Witte: Just what is fascism?


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Adolph Hitler and Benito Mussolini

Jacob Witte

My colleague Jessica Bruning did an excellent job portraying conservatism, liberalism, and socialism in her series on ‘-isms’, but I feel that one more must be concentrated on before settling the matter. And that final ‘-ism’ is perhaps the most dangerous to the human condition: fascism.

When first thinking about fascism, two historical instances that come to mind are Nazi Germany and Italy under Benito Mussolini. Both of these states were totalitarian in nature and were under constant oppression. But what is fascism? It is sometimes hard to define because it has been rather isolated in occurrence and because it is such a recent phenomenon compared to other political theories.

The first and most important institution of fascism is unity. More specifically, the unity of the group. This is where the totalitarian mindset first arises. A common misconception of totalitarianism is that there must be a single ruler. Totalitarianism is merely the adherence to a single mentality by everyone – there does not have to be an authoritarian figure to have totalitarianism. It certainly facilitates the situation, as the leader is able to have sway over the actions of the group, but a leader is not always required.

Unity creates a system that not only opposes anything that is ‘other’ but seeks to either convert or eliminate them. Other political parties must not be allowed to continue; they must be dismantled. Compromise is forbidden, as it shows weakness on the dominant group’s behalf. Enormous propaganda campaigns are undertaken in order to discredit other viewpoints and portray them as not only wrong, but evil.

A common symbol of fascism is the fasces, which are a bundle of wooden sticks that are tied together, complete with an emerging axe head. This symbolizes that the individual sticks, like the individual person, are weak and unimportant isolated, but gain power only when combined into a group. If you have ever been to Washington, D.C. or watched C-SPAN, you have probably seen this symbol. It is present on the Lincoln Memorial and in the House of Representatives. However, in the American scheme, the fasces symbolizes that the pluralist collection of unique individuals acting together is the art of politics, a key foundation of this country.

Another important aspect of fascism is a very intense form of patriotism that coincides with xenophobia and ethnocentrism. This links back to that fear of the ‘other’ and the drive to either force assimilation of other cultures or bar them from entering the dominant culture to begin with. Other characteristics that go along with this powerful form of nationalism is an obedience to the state and militarism. ‘Freedom’ turns into being completely submissive to the authority, with the eradication of the private realm.

Betrayal or a sense of victimization was rampant in the formation of Nazi Germany. After World War I, Germans felt uneasiness after the Treaty of Versailles, a concern that a young demagogue named Adolf Hitler was quick to exploit. By blaming the loss of the War and the hyperinflation that soon followed on groups other than Germans, the Nazi Party went from a handful of meetings at beer halls to the verge of conquering Europe in a matter of years. Treating yourself like a victim implies that enacting ‘revenge’ on those who mistreated you is justice, no matter what the outcome.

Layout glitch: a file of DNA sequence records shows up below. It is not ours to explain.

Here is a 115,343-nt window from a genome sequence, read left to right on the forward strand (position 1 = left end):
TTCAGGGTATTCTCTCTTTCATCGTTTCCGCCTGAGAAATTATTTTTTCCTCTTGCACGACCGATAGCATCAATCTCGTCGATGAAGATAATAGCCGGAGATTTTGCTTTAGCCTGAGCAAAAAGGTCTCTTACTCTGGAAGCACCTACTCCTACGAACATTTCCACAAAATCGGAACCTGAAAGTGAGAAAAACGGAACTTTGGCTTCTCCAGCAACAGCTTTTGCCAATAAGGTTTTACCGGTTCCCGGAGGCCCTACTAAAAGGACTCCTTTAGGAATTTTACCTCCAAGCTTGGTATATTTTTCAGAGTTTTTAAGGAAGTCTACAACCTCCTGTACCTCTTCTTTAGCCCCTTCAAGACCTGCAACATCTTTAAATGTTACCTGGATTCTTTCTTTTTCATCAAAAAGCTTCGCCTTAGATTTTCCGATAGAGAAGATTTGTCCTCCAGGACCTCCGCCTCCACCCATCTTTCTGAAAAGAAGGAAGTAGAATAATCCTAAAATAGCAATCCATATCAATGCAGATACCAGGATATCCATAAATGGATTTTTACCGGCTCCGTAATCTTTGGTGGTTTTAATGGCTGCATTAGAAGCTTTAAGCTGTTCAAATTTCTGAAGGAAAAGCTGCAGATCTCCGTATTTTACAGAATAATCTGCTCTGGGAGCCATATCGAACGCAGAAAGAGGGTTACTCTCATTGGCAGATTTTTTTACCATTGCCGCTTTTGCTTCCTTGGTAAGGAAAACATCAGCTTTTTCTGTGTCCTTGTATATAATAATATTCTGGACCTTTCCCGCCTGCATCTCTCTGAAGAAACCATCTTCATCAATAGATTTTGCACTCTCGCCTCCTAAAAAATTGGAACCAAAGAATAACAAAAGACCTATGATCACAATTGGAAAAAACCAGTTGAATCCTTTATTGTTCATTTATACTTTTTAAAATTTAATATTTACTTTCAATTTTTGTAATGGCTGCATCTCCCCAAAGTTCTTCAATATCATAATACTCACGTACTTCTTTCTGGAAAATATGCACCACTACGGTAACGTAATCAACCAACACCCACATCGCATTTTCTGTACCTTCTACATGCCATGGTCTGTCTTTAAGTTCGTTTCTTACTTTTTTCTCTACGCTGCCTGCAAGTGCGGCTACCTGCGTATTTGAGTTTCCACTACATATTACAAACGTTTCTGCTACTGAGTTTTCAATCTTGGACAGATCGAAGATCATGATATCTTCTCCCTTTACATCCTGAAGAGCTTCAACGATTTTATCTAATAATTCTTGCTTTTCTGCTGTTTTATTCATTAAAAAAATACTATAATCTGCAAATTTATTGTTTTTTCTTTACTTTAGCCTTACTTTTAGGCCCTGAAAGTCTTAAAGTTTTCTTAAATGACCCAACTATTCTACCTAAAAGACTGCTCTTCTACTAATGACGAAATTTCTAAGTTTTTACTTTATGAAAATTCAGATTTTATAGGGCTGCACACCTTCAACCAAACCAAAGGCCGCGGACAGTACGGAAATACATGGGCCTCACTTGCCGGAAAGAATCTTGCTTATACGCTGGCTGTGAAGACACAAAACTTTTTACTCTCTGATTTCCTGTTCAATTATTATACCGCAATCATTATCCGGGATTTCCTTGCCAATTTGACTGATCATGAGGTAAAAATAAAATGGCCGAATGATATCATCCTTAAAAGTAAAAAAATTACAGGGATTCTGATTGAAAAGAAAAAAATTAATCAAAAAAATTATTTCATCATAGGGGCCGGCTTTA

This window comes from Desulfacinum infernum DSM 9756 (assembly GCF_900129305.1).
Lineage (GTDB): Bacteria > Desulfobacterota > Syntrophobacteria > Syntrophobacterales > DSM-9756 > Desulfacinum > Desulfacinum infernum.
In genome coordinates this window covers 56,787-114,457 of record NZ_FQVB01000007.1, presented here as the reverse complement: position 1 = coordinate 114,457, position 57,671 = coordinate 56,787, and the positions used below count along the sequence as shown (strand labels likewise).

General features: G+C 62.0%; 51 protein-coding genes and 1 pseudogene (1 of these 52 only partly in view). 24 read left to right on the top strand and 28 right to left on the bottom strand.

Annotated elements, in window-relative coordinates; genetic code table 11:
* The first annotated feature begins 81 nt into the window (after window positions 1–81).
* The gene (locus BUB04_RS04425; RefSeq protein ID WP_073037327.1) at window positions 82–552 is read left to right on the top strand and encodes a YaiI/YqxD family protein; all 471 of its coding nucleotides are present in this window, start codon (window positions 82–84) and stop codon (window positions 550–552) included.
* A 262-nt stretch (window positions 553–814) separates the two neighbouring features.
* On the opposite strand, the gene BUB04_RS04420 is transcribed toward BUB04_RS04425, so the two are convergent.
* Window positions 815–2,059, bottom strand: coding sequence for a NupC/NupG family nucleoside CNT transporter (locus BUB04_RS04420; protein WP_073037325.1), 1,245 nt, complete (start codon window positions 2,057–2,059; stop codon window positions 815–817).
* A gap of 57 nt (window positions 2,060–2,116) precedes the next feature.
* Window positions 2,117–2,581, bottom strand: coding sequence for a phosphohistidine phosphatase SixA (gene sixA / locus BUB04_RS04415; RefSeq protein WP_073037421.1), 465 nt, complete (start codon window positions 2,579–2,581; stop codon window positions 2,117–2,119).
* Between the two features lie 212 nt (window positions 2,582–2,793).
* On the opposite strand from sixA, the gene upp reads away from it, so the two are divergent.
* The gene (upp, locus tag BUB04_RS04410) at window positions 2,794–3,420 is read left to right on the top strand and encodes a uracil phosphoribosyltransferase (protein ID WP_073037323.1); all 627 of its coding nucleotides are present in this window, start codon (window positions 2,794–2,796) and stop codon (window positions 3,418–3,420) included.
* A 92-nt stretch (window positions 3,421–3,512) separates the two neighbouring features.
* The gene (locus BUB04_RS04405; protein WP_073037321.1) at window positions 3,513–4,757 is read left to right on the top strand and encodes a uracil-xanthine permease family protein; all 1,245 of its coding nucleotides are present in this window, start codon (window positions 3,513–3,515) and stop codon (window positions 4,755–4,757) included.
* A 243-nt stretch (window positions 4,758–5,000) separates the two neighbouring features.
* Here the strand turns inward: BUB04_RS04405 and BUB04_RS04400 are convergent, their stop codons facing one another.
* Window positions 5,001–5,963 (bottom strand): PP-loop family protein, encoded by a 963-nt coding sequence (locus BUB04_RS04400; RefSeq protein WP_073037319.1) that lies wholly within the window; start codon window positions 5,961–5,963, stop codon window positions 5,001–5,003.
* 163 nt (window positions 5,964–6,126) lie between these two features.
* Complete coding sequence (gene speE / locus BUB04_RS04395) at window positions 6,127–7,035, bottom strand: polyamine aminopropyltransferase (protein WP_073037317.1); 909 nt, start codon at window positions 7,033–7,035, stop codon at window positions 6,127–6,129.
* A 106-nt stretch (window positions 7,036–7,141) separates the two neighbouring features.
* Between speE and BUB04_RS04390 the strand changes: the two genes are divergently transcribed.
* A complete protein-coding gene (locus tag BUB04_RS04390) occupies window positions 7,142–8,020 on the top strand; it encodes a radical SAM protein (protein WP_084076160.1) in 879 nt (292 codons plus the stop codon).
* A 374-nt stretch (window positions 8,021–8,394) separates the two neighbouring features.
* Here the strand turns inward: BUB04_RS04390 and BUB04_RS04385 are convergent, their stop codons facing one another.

Anti-intellectualism is also rampant within fascist cultures. Because fascist regimes forced themselves onto the masses, they obviously had to cater the lowest common denominator to attract as many as possible. Thus, intellectuals were not trusted, institutions of science and higher learning were abolished, and the exodus of intellectuals ensued. This hatred was in light of intellectuals being able to resist tyranny; they were aware of what was happening, and had the capacity to speak out against it. But they were merely a small boat trying to paddle against a torrent of volatile waters; it is only a matter of time before something has to give, and the water is very strong.

Artists were also included in this, as musicians, actors, poets, artists and the like were intimidated until they either conformed or emigrated, or worse. A complete distrust and revulsion of higher culture led to a single civil society that was controlled by the state; so interwoven was the state and civil society that the difference between the two vanished.

On the economic front, Mussolini described fascism as a ‘Third Way’ between capitalism and socialism. Where capitalism led to the pursuit of huge gains by a few, private individuals, socialism led to the inevitable class struggle – both scenarios pitted society against itself. It came to be that a corporatist state soon emerged, a state where corporations and government were linked in such a way that they were indistinguishable.

Unlike the political theories covered before by Ms. Bruning, fascism is itself not a political theory; it is rather the absence of rational political thought. It is merely a reactionary force that stems from xenophobia, ethnocentrism, intense nationalism, obedience to the state, militarism, and fierce anti-intellectualism. Sound familiar?